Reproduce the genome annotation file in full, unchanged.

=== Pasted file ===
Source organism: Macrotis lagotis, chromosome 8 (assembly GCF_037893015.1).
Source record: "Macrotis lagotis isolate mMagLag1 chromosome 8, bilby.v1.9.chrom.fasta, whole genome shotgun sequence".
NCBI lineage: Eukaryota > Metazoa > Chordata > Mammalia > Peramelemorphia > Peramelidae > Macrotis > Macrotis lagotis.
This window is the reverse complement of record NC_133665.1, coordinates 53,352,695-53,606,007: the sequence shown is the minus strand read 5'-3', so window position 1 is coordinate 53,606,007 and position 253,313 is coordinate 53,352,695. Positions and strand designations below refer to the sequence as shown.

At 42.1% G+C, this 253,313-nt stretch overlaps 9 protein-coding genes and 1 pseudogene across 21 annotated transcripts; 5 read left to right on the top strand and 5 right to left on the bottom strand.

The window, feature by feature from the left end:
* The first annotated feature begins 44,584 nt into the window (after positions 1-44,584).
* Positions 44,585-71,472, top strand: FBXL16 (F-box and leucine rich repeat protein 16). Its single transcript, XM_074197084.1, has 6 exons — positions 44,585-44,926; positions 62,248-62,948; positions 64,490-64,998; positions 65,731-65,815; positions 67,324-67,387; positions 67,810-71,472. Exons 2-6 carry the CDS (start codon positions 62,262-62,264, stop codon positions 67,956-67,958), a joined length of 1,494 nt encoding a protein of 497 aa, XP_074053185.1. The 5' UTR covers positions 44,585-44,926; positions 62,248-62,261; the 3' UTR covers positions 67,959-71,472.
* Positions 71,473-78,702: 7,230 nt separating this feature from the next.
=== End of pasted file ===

Source organism: Macrotis lagotis, chromosome 8 (assembly GCF_037893015.1).
Source record: "Macrotis lagotis isolate mMagLag1 chromosome 8, bilby.v1.9.chrom.fasta, whole genome shotgun sequence".
NCBI lineage: Eukaryota > Metazoa > Chordata > Mammalia > Peramelemorphia > Peramelidae > Macrotis > Macrotis lagotis.
This window is the reverse complement of record NC_133665.1, coordinates 53,352,695-53,606,007: the sequence shown is the minus strand read 5'-3', so window position 1 is coordinate 53,606,007 and position 253,313 is coordinate 53,352,695. Positions and strand designations below refer to the sequence as shown.

At 42.1% G+C, this 253,313-nt stretch overlaps 9 protein-coding genes and 1 pseudogene across 21 annotated transcripts; 5 read left to right on the top strand and 5 right to left on the bottom strand.

The window, feature by feature from the left end:
* The first annotated feature begins 44,584 nt into the window (after positions 1-44,584).
* Positions 44,585-71,472, top strand: FBXL16 (F-box and leucine rich repeat protein 16). Its single transcript, XM_074197084.1, has 6 exons — positions 44,585-44,926; positions 62,248-62,948; positions 64,490-64,998; positions 65,731-65,815; positions 67,324-67,387; positions 67,810-71,472. Exons 2-6 carry the CDS (start codon positions 62,262-62,264, stop codon positions 67,956-67,958), a joined length of 1,494 nt encoding a protein of 497 aa, XP_074053185.1. The 5' UTR covers positions 44,585-44,926; positions 62,248-62,261; the 3' UTR covers positions 67,959-71,472.
* Positions 71,473-78,702: 7,230 nt separating this feature from the next.